There's no mistaking that Motoaki Takenouchi is a talented composer and a great musician, but this soundtrack arguably isn't an example of his best work. It can be argued that the divisive features of this score - the funky influences evident in the battle music and others, the asian folk style established in parts of the soundtrack juxtaposed against ear-piercing synths, beeps and boops, work as setting an intriguing atmosphere but fail as concerns the whole game experience. This snippet from an interview is very revealing of how the composition process had went for him:

Q: Were your experiences on ... Granhistoria more positive?

MT: ... For Granhistoria, I was offered the opportunity to use folk music, but to assemble those kinds of sounds, you had to start by buying the instruments. What’s more, the music programmer just didn’t do his job, so none of those sounds are in the game at all. Working with the drivers was a pain, as the default sounds were awful, and we had to do workarounds even to fix issues with pitch.

On top of all that, the development company fell into unprofitability partway through development, and I hadn’t been paid up-front. All of those circumstances together made it difficult for me to work up the motivation to compose, and it’s really unfortunate that the game became a title that I don’t like to be associated with.

It's unfortunate, isn't it? In all honesty, the soundtrack did became, due to these problems and with its shortcomings, an interesting one to work with. For example due to its diversity of styles the early folk-influenced pieces give way to funk and industrial influences little by little, as the game's story grows more hopeless and desperate in conjuction with the gradual emergence of its antagonist(s). I can certainly appreciate this aspect of subtle storytelling.

The soundtrack as a whole: highlights... and missteps.

Granhistoria had the strangest sort of battle music... the short multi-layered funk tunes that are either ear-grating or captivating depending on one's mood. There are two tracks representing grief and loss heard early on, simple compositions both, but worthy of note. Moreover, the current Ashina Palace music (it's used at Galmania in the original) perfectly represents the ambiguity of the setting and characters supposedly working for the Kingdom you're trying to save from ruin. Later, there's the great folk dance of Migal and Juzaria. And finally, after enduring an ear-piercing awfulness (...) of the final dungeon, the powerful final boss music feels composed out of raw force. Then, a chilling ending piece conjures an ethereal reminiscence as the game's bittersweet, ambigious ending(s) unfold.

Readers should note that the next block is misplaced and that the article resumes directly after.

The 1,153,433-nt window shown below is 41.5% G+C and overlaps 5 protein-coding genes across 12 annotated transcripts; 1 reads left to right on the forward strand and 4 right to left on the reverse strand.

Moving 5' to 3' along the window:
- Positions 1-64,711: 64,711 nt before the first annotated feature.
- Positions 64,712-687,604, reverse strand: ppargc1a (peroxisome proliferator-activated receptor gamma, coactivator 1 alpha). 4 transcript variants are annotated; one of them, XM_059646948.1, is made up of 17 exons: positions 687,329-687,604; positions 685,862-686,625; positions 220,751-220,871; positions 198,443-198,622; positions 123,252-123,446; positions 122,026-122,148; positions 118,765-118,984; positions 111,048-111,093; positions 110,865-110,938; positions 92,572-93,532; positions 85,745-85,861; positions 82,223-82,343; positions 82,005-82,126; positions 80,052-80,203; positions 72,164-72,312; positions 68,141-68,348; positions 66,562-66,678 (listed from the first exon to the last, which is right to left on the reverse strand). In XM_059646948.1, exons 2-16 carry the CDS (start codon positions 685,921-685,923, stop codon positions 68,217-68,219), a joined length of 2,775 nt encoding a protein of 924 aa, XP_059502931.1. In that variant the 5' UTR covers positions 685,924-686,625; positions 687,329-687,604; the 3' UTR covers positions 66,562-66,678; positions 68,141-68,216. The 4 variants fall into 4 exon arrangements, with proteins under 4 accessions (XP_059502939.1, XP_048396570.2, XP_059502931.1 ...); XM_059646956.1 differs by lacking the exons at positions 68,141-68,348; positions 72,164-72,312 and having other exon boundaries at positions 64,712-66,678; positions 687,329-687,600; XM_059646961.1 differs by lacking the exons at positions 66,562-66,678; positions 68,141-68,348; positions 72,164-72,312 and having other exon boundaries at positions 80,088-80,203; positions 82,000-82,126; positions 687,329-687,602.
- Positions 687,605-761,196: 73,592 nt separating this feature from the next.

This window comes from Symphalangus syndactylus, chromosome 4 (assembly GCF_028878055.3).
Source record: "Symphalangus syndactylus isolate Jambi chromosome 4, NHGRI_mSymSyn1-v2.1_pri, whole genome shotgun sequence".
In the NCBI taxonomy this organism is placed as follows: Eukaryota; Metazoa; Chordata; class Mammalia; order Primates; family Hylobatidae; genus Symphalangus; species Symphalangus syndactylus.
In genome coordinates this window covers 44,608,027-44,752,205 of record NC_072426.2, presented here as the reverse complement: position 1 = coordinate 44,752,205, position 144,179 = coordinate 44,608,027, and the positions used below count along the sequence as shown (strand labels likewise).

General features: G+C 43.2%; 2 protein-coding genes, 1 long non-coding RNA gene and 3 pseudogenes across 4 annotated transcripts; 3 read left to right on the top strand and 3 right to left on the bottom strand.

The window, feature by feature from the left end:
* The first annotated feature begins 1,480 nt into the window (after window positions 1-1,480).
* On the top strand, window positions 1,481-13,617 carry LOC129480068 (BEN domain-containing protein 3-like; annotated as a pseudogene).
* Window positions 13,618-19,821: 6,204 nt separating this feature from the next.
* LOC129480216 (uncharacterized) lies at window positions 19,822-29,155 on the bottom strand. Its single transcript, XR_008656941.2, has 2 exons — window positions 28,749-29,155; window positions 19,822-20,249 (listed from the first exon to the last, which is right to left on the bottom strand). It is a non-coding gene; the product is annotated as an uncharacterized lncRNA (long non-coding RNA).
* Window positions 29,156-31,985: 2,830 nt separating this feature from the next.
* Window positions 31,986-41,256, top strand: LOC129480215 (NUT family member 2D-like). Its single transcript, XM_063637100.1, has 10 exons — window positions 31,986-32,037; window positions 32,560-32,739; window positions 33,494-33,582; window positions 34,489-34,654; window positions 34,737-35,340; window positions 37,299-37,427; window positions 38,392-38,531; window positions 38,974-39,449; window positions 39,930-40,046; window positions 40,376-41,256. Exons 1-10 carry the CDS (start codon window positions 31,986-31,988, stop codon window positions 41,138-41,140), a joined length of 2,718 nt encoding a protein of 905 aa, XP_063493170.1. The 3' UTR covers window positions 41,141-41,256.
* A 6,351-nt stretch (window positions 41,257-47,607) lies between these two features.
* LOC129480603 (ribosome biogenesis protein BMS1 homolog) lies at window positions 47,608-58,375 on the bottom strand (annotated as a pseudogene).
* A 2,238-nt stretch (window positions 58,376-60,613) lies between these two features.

Even with its rare highlights worth all the praise in my opinion, I don't love the score. There's roughly 20 pieces plus a few snippets for inn/level up SFX and such, not enough for a JRPG of this scale. It's difficult to make its lack of pieces not sound monotonous after a while, and compared to something like FF6/Chrono Trigger which go to great lengths in developing and supporting their ensemble casts fantastically through inspiring and diverse music, Granhistoria's music is less subtle, focusing on mood and location. There's no individual character themes here for example, which is a shame.

In the end, all I could do was to insert the music without its disgusting echo effect, paying close attention to fading between scenes when applicable, and hope for the best, really. I was able to add to some scenes and locations by changing some pieces around... I'm constantly looking for ways to either add or remove music should the occasion ask for it.

In conclusion, it's fair to say even though there were serious problems with the inception of this game's ambivalent score, Motoaki Takenouchi deserves credit and acclaim for persisting and creating some enchanting music, and his unique music provides a good atmosphere for this unusual game overall.

Source for interview



We're celebrating Finland's 100th Year of Independence here today, and this ceremonial day is a fine one to release a demo for this remake. It's up on the downloads page right now, so go grab it!

Many small and large issues are still worked on, but as a whole it should be a nice introduction to this neglected game. The first time any part of this game sees an English release in any form, anyway :)

Game Design

Devramble #1 - 01/12/17